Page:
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This short-lived but widespread group have been classed by various as sponges, corals, or calcareous algae. Archaeocyaths now are almost unversally considered as subphylum of the Porifera (possibly related to the demosponges); a few workers still group them in a separate phylum (Phylum Archaeocyatha). They range mainly from basal Cambrian to late Early Cambrian (a few forms persisted to Middle and Late Cambrian).

One of the earliest groups to secrete substantial skeletal calcium carbonate and the first reef-building organism.

Sessile, benthic, filter feeders. Exclusively marine organisms that lived in tropical, normal salinity (ca. 30-40 ppt) waters at depths from the intertidal zone to a few tens of meters, mainly in areas with relatively low influx of terrigenous sediments (see Debrenne and Reitner, 2001).

Constructed small bioherms in association with calcimicrobes. They also are found in lesser abundance, size and diversity in inter-bioherm areas.

The good preservation of most archaeocyath skeletal material indicates a primary calcitic composition.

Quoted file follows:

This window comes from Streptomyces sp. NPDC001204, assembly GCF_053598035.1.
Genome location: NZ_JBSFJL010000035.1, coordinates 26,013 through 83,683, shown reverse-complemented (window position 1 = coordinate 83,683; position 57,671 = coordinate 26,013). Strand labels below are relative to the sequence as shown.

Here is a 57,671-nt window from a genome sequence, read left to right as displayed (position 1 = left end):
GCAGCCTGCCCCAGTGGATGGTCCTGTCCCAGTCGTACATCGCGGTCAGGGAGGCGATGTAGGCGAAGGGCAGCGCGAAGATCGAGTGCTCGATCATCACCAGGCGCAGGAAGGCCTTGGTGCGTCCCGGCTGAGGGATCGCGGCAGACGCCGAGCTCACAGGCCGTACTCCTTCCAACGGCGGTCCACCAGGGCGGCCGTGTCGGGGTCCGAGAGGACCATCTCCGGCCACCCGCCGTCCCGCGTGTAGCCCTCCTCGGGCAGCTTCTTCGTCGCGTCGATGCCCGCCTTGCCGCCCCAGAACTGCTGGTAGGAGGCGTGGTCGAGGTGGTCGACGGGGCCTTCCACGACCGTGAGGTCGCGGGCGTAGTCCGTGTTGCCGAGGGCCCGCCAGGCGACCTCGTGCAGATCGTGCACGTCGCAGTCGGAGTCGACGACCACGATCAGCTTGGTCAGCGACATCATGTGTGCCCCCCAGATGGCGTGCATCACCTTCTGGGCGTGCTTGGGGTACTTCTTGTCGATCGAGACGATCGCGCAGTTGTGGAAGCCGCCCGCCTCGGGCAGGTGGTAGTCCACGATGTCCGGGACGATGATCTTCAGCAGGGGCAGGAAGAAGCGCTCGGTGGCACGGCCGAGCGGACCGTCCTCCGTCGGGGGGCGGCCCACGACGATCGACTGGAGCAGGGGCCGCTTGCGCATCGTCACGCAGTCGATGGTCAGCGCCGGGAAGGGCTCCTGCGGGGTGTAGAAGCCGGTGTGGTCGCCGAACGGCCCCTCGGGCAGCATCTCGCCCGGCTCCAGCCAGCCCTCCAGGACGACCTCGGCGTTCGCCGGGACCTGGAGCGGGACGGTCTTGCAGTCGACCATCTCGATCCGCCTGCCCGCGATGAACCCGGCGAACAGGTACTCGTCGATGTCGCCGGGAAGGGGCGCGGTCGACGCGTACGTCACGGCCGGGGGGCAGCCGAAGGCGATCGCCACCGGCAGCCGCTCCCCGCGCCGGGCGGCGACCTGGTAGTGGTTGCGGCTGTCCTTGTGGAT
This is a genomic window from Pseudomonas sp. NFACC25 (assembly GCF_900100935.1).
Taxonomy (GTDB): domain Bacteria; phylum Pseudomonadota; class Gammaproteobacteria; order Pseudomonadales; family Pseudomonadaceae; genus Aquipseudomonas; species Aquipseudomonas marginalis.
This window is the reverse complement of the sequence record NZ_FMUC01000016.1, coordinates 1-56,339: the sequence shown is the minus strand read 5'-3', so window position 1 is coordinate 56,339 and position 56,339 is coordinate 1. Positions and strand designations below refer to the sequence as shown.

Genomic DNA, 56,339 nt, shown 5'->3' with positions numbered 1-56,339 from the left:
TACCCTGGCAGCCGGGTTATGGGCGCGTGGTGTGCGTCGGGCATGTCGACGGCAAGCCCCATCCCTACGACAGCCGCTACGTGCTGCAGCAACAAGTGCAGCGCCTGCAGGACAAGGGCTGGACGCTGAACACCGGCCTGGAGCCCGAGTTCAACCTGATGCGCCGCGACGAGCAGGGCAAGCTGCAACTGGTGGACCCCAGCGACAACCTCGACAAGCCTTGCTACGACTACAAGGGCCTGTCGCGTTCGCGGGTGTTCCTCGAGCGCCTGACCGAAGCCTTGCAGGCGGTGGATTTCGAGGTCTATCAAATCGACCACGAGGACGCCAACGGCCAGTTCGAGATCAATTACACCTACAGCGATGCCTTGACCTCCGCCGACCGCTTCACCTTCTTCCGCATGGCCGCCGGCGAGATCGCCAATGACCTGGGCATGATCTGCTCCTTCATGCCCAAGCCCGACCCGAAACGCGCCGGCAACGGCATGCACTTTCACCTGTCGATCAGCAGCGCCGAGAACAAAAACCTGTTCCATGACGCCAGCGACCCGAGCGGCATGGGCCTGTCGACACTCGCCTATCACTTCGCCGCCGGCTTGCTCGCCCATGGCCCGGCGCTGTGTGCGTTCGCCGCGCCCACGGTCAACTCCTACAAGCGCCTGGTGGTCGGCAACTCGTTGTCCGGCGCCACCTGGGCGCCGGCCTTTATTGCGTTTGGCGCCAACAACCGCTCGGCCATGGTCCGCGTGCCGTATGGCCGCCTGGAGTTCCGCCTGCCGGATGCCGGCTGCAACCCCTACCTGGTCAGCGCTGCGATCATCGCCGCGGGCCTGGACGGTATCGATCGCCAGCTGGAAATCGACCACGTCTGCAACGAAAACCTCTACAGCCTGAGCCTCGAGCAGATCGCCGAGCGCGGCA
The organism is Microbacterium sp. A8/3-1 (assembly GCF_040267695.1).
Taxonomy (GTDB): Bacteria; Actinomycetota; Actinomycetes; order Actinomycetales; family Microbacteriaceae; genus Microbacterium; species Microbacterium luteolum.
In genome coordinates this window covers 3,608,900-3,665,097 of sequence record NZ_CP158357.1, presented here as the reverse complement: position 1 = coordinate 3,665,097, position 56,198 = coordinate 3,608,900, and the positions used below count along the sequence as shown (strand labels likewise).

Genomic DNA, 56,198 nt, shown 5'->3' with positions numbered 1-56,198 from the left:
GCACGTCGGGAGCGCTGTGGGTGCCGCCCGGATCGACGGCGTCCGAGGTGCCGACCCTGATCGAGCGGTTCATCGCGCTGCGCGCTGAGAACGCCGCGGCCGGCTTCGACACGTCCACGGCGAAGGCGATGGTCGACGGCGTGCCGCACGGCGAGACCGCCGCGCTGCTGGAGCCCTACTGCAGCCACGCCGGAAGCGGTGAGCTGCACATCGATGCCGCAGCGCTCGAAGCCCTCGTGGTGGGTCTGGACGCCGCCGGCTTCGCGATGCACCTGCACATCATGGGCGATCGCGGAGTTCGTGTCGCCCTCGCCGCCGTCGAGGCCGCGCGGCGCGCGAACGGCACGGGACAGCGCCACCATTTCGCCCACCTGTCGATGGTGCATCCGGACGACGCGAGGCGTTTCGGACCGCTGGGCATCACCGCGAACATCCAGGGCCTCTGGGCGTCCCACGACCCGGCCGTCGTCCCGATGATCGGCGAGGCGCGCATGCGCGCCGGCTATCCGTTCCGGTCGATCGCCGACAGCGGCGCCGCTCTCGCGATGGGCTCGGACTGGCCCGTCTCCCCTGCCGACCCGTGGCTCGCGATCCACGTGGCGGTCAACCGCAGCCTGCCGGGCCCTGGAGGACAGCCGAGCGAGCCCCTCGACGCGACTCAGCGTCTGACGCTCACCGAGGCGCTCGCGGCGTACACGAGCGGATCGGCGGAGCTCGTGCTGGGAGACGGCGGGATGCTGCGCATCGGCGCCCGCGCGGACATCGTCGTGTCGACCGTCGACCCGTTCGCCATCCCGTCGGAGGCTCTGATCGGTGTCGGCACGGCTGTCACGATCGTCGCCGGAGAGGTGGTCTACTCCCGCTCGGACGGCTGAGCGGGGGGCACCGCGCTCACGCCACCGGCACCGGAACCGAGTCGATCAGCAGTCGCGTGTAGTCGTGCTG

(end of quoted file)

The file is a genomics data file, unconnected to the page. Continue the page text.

Most archaeocyaths have a solitary cup- or bowl-shaped skeleton that has a pair of porous walls enclosing a large central cavity. The inner and outer walls have a series of spherical perforations and are connected by numerous perforate or imperforate partitions (vertical septa and horizontal tabulae).

Less commonly, archaeocyaths had branched, massive, or chain-like colonial forms.

The average size of archaeocyath cups is 1 to 2.5 cm in diameter and 15 cm in height. Cups as small as 2-3 mm or as large as 60 cm in diameter are known, however.

Closely associated with calcimicrobial encrusters such as Renalcis and/or Epiphyton, and external morphology is commonly outlined by such encrusters.

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